As the East Coast tries to get back on its feet after the damage from Hurricane Sandy, New Jersey has announced that residents can vote by email in the upcoming presidential election.
Flooding, damaged roads and power outages have forced many Jerseyites from their homes and the electronic option will allow first responders who are working away from home and those displaced by the storm to cast their ballot.
Hurricane Sandy, that barreled down on New Jersey and New York on October 29, has claimed 110 lives, displaced thousands and left millions without power for days.
New Jersey Governor Chris Christie and his counterpart in New York, Gov. Andrew Cuomo, have been reviewing how to prepare their respective states for November 6 – while simultaneously trying to restore electricity and access to food and water.
Both states have asked power companies to prioritize electricity to polling stations this coming Tuesday.
New Jersey will allow any state resident that has been displaced by the storm to qualify as an overseas voter, meaning they can submit their ballot by fax or email.
Governor Chris Christie also mandated that county clerks open their offices over the weekend to allow early voting and has called for paper ballots to be sent to polling stations still without power.
“Time on your hands? Tired of cleaning stuff up? Go there in person, you’ll get a ballot, you vote and hand it in and you’re done,” Chris Christie said at a press conference, encouraging residents to not let the storm prevent them from exercising their right to vote.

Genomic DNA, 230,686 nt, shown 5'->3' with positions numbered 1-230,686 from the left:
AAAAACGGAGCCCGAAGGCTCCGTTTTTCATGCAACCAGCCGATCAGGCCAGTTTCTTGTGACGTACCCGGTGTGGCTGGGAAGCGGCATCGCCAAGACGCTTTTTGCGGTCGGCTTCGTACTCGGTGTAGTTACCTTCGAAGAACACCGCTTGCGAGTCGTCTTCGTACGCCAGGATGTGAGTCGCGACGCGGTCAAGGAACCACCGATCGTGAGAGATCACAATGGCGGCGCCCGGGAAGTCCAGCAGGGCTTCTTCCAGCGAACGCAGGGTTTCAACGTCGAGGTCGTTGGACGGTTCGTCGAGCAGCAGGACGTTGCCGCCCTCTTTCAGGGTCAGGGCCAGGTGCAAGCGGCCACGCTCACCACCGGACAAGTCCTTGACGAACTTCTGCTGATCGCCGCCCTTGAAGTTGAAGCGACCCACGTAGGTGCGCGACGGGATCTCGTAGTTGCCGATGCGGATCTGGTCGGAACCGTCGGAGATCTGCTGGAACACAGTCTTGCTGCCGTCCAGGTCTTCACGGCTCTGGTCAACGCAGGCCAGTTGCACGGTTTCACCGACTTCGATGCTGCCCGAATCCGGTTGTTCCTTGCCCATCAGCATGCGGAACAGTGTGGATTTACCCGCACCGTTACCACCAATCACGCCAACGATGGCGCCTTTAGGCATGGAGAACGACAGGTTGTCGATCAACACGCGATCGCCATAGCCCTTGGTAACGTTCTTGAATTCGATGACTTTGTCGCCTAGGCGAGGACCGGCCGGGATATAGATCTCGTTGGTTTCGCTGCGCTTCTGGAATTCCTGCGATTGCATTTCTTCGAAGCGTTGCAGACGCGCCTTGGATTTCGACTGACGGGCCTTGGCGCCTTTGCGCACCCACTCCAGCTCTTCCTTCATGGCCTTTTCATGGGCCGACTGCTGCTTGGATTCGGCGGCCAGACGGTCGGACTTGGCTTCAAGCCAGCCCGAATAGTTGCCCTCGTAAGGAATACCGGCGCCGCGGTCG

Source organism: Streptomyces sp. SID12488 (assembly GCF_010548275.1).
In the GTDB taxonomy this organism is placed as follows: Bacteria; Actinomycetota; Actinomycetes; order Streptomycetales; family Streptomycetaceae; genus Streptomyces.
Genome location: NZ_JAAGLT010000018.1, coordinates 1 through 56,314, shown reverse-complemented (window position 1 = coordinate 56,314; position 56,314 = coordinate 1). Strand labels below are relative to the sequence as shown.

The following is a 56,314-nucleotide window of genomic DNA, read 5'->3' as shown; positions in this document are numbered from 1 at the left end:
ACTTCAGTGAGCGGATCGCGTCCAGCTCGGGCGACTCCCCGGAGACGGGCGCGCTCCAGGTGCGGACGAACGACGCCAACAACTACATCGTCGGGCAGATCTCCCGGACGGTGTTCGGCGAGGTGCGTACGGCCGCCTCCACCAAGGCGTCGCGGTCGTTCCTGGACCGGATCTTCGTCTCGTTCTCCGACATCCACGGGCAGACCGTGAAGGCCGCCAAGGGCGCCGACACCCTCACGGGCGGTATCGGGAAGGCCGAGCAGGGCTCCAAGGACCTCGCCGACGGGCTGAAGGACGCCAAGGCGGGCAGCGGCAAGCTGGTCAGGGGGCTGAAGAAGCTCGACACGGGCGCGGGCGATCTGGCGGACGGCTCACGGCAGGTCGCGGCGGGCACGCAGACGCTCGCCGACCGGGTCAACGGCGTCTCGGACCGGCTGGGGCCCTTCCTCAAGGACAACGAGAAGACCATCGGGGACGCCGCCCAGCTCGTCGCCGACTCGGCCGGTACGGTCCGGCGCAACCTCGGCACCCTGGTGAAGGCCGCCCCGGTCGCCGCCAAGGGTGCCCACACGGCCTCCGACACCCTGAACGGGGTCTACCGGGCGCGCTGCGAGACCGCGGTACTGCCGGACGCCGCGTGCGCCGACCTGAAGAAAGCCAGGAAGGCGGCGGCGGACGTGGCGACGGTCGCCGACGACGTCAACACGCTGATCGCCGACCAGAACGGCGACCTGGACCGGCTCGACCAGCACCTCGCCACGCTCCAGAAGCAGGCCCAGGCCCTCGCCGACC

“There’s no reason why anybody shouldn’t vote. We’re going to have a full, fair, transparent, open voting process,” he added.
New York City Mayor Michael Bloomberg has tried to address the issue of polling station power availability but told reporters that the Board of Elections has jurisdiction over those centers.
“They have known for six days now that we were going to have some problems and hopefully they had backup plans anyway,” he said, casting some doubt on their preparedness though much of the city will likely have power by next Tuesday.
Many counties in upstate New York are still without power but officials have noted that paper ballots are primarily used, so the power outage should not impact a person’s ability to vote but access to polling stations might be a difficulty for many voters.
After the storm swept through the East Coast, local officials assessed the damage and some actually wondered if the destruction was severe enough to merit the postponement of the presidential election.
But the idea was dismissed given the limited geographic scope of the storm and the monumental impact of rescheduling the decision day for the U.S. Commander in Chief.
Changing the date of a national Election Day, which has never actually occurred before, can only occur by an act of Congress, according to legislation from 1845.